Distance travelled today: 18km (11 hours)
Total TA distance covered: 1586 km
One foot in front of the other.
Thankfully the rain ceased overnight and the wind dropped considerably. When we all woke, which was early, given the long rest yesterday, the wind had virtually disappeared. As was bound to happen though, on gearing up for the day, it picked up again was people started to exit the hut and commence the day. No where near what we experienced yesterday but a stiff breeze carrying a chill through the air.
There is nothing quite like putting on clammy, damp clothes on a cold morning. I’ll never get used to it, especially wet socks. Nothing dried overnight and there was no choice. I needed to keep my thermals packed well and dry, so damp everything it was. Once on though it didn’t take long for them to at least warm up with some body heat trapped beneath the shell layer. Merino clothing is awesome for retraining some warth when damp and I was thankful that I’d taken my Icebreaker’s along for the ride (un-apologetic sponsor plug, Icebreaker clothing is awesome).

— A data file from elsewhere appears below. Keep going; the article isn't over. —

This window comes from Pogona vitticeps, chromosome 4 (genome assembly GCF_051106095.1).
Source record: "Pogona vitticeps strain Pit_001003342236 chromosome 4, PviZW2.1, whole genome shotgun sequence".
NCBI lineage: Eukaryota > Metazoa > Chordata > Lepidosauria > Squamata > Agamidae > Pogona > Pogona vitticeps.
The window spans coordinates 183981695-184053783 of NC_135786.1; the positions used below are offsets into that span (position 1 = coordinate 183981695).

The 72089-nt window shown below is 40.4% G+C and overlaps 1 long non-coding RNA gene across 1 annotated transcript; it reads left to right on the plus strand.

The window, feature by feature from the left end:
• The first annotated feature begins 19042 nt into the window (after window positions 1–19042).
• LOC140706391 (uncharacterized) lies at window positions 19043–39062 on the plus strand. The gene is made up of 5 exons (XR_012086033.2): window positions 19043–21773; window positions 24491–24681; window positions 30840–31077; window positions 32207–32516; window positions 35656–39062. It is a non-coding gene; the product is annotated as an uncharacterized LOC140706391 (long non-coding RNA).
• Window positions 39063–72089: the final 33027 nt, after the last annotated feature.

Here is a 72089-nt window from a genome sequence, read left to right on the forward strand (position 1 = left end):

On leaving Nicols hut there was some cloud about but it looked to be breaking up. As we climbed from the hut to the main ridge line the wind was cold and I found I needed my gloves for the first time on this trip. Perhaps an indication of what the south island may bring and dually noted for my gear changes coming up in Wellington. Views of the climb up the ridges to the summit of Mt Crawford came and went in the cloud.